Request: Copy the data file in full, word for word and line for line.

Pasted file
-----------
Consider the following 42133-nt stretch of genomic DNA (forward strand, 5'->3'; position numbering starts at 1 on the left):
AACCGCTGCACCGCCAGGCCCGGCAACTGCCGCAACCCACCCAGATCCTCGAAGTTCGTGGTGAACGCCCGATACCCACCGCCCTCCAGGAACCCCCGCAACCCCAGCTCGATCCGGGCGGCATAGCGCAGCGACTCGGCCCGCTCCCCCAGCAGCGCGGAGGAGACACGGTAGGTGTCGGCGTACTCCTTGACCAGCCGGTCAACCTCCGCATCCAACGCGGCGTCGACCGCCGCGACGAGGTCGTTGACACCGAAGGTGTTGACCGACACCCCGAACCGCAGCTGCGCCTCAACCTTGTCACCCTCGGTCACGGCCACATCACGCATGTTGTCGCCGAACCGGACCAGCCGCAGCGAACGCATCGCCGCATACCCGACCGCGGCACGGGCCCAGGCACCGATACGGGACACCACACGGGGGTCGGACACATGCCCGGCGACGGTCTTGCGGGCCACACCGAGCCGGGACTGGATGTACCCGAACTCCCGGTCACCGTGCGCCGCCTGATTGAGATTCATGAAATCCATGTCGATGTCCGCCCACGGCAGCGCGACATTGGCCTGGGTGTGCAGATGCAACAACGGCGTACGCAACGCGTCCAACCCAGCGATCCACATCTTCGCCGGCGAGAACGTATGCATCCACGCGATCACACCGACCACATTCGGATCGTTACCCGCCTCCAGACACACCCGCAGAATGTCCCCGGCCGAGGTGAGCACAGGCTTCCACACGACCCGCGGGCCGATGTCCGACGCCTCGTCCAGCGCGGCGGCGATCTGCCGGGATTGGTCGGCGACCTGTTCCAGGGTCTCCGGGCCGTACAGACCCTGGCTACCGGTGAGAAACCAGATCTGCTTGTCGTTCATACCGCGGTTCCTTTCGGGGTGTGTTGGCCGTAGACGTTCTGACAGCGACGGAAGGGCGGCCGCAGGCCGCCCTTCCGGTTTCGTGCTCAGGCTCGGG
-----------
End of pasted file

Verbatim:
Consider the following 42133-nt stretch of genomic DNA (forward strand, 5'->3'; position numbering starts at 1 on the left):
AACCGCTGCACCGCCAGGCCCGGCAACTGCCGCAACCCACCCAGATCCTCGAAGTTCGTGGTGAACGCCCGATACCCACCGCCCTCCAGGAACCCCCGCAACCCCAGCTCGATCCGGGCGGCATAGCGCAGCGACTCGGCCCGCTCCCCCAGCAGCGCGGAGGAGACACGGTAGGTGTCGGCGTACTCCTTGACCAGCCGGTCAACCTCCGCATCCAACGCGGCGTCGACCGCCGCGACGAGGTCGTTGACACCGAAGGTGTTGACCGACACCCCGAACCGCAGCTGCGCCTCAACCTTGTCACCCTCGGTCACGGCCACATCACGCATGTTGTCGCCGAACCGGACCAGCCGCAGCGAACGCATCGCCGCATACCCGACCGCGGCACGGGCCCAGGCACCGATACGGGACACCACACGGGGGTCGGACACATGCCCGGCGACGGTCTTGCGGGCCACACCGAGCCGGGACTGGATGTACCCGAACTCCCGGTCACCGTGCGCCGCCTGATTGAGATTCATGAAATCCATGTCGATGTCCGCCCACGGCAGCGCGACATTGGCCTGGGTGTGCAGATGCAACAACGGCGTACGCAACGCGTCCAACCCAGCGATCCACATCTTCGCCGGCGAGAACGTATGCATCCACGCGATCACACCGACCACATTCGGATCGTTACCCGCCTCCAGACACACCCGCAGAATGTCCCCGGCCGAGGTGAGCACAGGCTTCCACACGACCCGCGGGCCGATGTCCGACGCCTCGTCCAGCGCGGCGGCGATCTGCCGGGATTGGTCGGCGACCTGTTCCAGGGTCTCCGGGCCGTACAGACCCTGGCTACCGGTGAGAAACCAGATCTGCTTGTCGTTCATACCGCGGTTCCTTTCGGGGTGTGTTGGCCGTAGACGTTCTGACAGCGACGGAAGGGCGGCCGCAGGCCGCCCTTCCGGTTTCGTGCTCAGGCTCGGG